var phi = Math.PI * 3 / 4 // 135°

// e^(phi e_{yx}) = e^(-phi e_{xy})

var r = ga.exponential({ e01: -phi })

var p = { e0: 70, e1: 0 }

// p rotated by 135° counter-clockwise

var rotatedP = ga.geometricProduct(r, p)

renderPointGA(p)

renderPointGA(rotatedP, "red")

renderInfo(ga.repr(rotatedP), "red")

#### Higher dimensions

It turns out that the two dimensional rotor application formula${v}^{\prime}=Rv$ was slightly special. In the general case it is necessary to use a two sided product$$\begin{array}{}\text{(7)}& {v}^{\prime}=Rv\stackrel{~}{R}\end{array}$$ which is also called the sandwich product.$\stackrel{~}{R}$ here stands for reversion of$R$ which just means reversing the order of all basis vectors. For example${e}_{yx}$ becomes${e}_{xy}$ . As we already know from the second rule of the geometric product, such a change of order just produces a minus sign for the bivectors, so$\stackrel{~}{{e}_{yx}}=-{e}_{xy}$ .

Another thing that changes with the sandwich product is that we multiply with the rotor twice, so our rotor will only need to contain half of the rotation angle.$$\begin{array}{}\text{(8)}& R(\varphi )={e}^{{e}_{yx}\frac{\varphi}{2}}\end{array}$$

We can now verify that this will indeed give the same results in 2D as the simple one-sided product

var phi = Math.PI * 3 / 4 // 135°

// e^(phi/2 e_{yx}) = e^(-phi/2 e_{xy})

// Only half the angle required with sandwich product

var r = ga.exponential({ e01: -phi / 2 })

var p = { e0: 70, e1: 0 }

// R p ~R (sandwich product)

// p rotated by 135° counter-clockwise

var rotatedP = ga.geometricProduct(

r,

ga.geometricProduct(p, ga.reversion(r))

)

renderPointGA(p)

renderPointGA(rotatedP, "red")

renderInfo(ga.repr(rotatedP), "red")

In the three dimensional case, if we wanted to create a rotor that rotates in the XZ plane by$\varphi $ CCW our rotor would look like this:$$\begin{array}{}\text{(9)}& R(\varphi )={e}^{{e}_{zx}\frac{\varphi}{2}}\end{array}$$ We can then also combine rotations in different planes into a single rotor by multiplying them. A rotor that rotates by$\varphi $ CCW in the XZ plane followed by a rotation of$\theta $ CCW in the XY plane looks like this$$\begin{array}{}\text{(10)}& R(\varphi ,\theta )={e}^{{e}_{yx}\frac{\theta}{2}}{e}^{{e}_{zx}\frac{\varphi}{2}}\end{array}$$

var phi = Math.PI * 3 / 4 // 135°

var theta = Math.PI / 2 // 90°

// CCW XZ rotation by phi

var r1 = ga3d.exponential({ e02: -phi / 2 })

// CCW XY rotation by theta

var r2 = ga3d.exponential({ e01: -theta / 2 })

// Compose XY and XZ rotation

var r = ga3d.geometricProduct(r2, r1)

var p = { e0: 70, e1: 0, e2: 0 }

// p first rotated by phi in XZ, then by theta in XY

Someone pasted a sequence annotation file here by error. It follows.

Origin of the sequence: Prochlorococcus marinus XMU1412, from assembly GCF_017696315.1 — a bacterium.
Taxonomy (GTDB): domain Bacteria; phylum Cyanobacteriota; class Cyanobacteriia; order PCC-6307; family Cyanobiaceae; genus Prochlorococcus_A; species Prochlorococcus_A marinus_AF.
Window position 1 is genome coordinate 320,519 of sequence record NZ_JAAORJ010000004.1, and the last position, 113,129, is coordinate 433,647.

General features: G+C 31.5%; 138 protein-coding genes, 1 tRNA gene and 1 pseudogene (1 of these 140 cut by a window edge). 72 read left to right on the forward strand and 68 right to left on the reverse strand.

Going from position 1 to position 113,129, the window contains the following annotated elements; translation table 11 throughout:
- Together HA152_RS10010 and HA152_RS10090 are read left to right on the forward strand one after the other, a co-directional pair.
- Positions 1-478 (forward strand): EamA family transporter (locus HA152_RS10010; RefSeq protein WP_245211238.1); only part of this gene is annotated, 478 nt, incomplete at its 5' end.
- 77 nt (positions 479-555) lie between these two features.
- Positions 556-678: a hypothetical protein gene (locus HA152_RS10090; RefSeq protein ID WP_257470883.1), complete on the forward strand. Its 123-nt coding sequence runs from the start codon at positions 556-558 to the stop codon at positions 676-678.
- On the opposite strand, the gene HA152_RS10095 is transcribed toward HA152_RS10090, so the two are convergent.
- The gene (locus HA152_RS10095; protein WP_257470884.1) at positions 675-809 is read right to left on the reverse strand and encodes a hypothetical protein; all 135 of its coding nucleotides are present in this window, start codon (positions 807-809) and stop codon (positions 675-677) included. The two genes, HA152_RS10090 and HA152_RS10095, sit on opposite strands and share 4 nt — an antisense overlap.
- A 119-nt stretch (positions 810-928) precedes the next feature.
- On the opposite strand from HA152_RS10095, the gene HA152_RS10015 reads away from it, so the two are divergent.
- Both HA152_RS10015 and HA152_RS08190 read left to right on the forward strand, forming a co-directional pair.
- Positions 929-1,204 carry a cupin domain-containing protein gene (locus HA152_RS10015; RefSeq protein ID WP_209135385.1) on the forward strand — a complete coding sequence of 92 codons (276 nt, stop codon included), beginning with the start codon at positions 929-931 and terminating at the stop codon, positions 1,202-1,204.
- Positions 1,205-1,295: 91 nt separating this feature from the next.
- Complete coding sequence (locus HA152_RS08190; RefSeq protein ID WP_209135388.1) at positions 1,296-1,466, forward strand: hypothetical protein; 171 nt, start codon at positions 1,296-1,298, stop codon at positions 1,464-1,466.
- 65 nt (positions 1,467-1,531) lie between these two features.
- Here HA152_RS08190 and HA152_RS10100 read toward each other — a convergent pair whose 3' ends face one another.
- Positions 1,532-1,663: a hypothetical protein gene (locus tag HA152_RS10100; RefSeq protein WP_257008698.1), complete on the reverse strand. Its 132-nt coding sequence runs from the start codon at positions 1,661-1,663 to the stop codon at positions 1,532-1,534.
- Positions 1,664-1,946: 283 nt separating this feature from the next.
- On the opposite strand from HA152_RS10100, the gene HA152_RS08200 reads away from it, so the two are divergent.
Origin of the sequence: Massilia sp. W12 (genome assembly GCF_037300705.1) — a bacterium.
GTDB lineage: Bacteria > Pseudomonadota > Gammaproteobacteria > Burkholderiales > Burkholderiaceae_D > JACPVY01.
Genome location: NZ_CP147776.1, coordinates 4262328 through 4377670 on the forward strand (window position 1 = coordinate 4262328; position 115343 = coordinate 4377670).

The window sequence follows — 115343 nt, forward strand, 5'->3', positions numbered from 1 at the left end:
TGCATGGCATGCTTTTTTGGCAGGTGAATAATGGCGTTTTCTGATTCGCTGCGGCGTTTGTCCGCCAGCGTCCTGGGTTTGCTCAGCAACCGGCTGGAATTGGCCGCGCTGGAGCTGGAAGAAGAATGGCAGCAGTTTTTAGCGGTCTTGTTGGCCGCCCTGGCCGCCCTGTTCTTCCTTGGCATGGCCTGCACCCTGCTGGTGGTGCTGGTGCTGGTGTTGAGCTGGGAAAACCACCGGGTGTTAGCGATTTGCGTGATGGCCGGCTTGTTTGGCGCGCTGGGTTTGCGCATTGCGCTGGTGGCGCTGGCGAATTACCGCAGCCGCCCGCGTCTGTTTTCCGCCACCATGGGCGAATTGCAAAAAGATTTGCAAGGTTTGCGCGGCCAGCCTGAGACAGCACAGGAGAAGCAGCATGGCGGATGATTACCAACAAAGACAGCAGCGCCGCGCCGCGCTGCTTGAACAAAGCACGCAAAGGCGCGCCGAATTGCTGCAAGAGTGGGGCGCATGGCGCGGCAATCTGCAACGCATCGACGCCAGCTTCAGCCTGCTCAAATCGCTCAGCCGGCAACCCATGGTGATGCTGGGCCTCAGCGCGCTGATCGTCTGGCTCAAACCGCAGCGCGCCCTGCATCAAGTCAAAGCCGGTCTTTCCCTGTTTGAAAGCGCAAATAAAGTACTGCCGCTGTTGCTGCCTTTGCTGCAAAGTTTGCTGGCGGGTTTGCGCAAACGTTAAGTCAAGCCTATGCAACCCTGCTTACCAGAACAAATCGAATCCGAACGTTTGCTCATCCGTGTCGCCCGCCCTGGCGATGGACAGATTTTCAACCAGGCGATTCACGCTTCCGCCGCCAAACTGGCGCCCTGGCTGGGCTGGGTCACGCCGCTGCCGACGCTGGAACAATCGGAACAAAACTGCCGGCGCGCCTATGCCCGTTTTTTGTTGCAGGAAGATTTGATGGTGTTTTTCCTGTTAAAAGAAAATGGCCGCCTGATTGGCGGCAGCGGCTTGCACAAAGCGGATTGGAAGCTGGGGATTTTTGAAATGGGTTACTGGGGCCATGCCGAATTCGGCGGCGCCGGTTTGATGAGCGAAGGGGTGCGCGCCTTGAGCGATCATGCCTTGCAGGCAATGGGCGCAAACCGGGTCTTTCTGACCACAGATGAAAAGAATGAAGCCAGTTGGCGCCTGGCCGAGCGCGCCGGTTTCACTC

var rotatedP = ga3d.geometricProduct(

r,

ga3d.geometricProduct(p, ga3d.reversion(r))

)

log("Rotated P:", rotatedP)

Press run

These elements that are like the 3D version of complex numbers are called quaternions.

#### More on reversion

Applying the reversion operation on a rotor reverses its effect, for example applying the reversion operation to a rotor that rotates by 90° CCW will make it rotate by 90° CW (ie. -90° CCW). A result of this is that a rotor multiplied by its reversal produces the identity$R\stackrel{~}{R}=1$ which does nothing when applied as demonstrated in the code below. Here we also make use of the

`sandwichProduct()`

function instead of writing the sandwich product using `geometricProduct()`

and `reversion()`

.var phi = Math.PI * 3 / 4 // 135°

var theta = Math.PI / 2 // 90°

var r1 = ga3d.exponential({ e02: -phi / 2 })

var r2 = ga3d.exponential({ e01: -theta / 2 })

// Compose XY and XZ rotation

var r = ga3d.geometricProduct(r2, r1)

var p = { e0: 70, e1: 0, e2: 0 }

// (R ~R) p (R ~P)

var q = ga3d.sandwichProduct(

p,

ga3d.geometricProduct(r, ga3d.reversion(r))

)

log("q:", q)

Press run

### Summary

**Geometric product rule 1**: basis vectors square to +1 ( )${e}_{x}{e}_{x}={e}_{xx}=1,{e}_{y}{e}_{y}={e}_{yy}=1$ **Geometric product rule 2**: different basis vectors anti-commute ( )${e}_{x}{e}_{y}={e}_{xy}=-{e}_{yx}=-{e}_{y}{e}_{x}$ **Rotor in XY plane rotating by**: counter-clockwise$\varphi $ $R(\varphi )={e}^{\varphi {e}_{yx}}=\mathrm{cos}(\varphi )+{e}_{yx}\mathrm{sin}(\varphi )$ **Reversion**: reverse order of basis vectors (eg. ), inverts rotors${e}_{xyz}={e}_{zyx}=-{e}_{xyz}$ **Apply Rotor**: to$R$ using sandwich product$x$ ${x}^{\prime}=Rx\stackrel{~}{R}$

### Conclusion

In this section we introduced Geometric Algebra. We learnt the basic rules of the Geometric Product and how to work with them. We also learnt about rotors which generalize the rotations created by complex numbers to any dimension and also puts them directly in the context of vectors.

In the next section we will learn how we can introduce translation in the rotors so we can do both translation and rotation using the same rotor and just one sandwich product. This will prove to have many advantages allow even further generalization.